5.2. ISO 9001 Ownership
In Chapter 6, you'll learn that the Capability Maturity Model, developed by the Software Engineering Institute (Pittsburgh), is a public-domain quality model. Because the SEI is a federally funded research and development center, the products it releases, including CMMI, are all in the public domain. Anyone can take the text of the spec and copy it, distribute it, and give it away. Laura Allen could set up a booth in downtown Smithtown and hand it out freely to passersby.
In Chapter 7 of this book, you'll see that Six Sigma is even less controlled. It's not governed or maintained by any independent or third-party organization. It's as close to an open source quality program as they come. It is as free as algebra, and only a little more regulated. Six Sigma practices and methodologies are disseminated by a common user community. They are not owned by anyone.
ISO 9001:2000 is a different matter. Look inside the front cover of the official 9001:2000 tome, and you'll see this familiar statement:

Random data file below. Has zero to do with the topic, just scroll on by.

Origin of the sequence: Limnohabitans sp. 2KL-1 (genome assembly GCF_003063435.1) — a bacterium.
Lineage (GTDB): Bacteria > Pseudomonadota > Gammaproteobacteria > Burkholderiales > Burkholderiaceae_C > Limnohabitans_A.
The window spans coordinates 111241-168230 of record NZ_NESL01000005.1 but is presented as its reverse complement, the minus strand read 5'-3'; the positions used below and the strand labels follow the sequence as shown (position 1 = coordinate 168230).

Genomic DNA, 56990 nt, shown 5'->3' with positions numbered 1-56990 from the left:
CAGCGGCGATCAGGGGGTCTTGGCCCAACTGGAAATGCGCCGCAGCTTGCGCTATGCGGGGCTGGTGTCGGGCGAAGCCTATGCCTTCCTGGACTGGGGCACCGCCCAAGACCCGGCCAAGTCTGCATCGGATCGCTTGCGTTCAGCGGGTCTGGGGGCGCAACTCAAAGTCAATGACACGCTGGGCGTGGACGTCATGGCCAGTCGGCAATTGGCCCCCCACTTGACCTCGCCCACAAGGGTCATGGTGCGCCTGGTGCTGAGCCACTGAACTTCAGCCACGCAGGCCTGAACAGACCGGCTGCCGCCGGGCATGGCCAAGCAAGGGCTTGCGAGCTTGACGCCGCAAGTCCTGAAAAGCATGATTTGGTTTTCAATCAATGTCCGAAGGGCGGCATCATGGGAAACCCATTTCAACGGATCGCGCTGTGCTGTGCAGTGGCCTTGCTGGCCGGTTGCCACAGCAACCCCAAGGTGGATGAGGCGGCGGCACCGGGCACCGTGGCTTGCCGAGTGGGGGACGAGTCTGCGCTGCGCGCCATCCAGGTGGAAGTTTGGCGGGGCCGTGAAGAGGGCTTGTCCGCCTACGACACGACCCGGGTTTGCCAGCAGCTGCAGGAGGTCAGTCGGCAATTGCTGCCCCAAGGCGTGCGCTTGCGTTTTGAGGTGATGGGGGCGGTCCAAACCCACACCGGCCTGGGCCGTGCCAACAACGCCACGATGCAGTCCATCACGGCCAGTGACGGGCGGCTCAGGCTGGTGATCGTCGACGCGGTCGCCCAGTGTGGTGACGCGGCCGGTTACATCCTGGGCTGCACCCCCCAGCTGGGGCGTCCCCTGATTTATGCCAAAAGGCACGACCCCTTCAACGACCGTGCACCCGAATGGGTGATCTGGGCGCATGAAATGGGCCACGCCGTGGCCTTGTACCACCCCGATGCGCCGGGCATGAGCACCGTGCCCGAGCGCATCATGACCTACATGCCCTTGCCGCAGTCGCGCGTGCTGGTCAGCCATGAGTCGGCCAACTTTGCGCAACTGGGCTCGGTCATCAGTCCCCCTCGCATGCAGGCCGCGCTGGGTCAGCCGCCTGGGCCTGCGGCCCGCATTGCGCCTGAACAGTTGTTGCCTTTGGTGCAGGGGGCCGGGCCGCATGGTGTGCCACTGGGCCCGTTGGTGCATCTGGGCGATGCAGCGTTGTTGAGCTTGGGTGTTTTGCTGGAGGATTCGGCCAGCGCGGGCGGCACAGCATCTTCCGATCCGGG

The Standard, funded by the member nations of ISO and created by technical teams made up of those members, remains the property of the organization, protected by international copyright. If you wish to implement a fully compliant ISO 9001:2000 program, especially if you have a view toward eventually becoming ISO-registered, you should certainly acquire an official copy of the spec from the ISO. There are many "interpretations" of the Standard available in the marketplace. They do a good job of explaining ways and methods of implementing ISO 9001, but they are prohibited from printing the exact wording found in the Standard. So to make sure you understand exactly what 9001 is asking of you and your organization, it's wise to acquire the official text.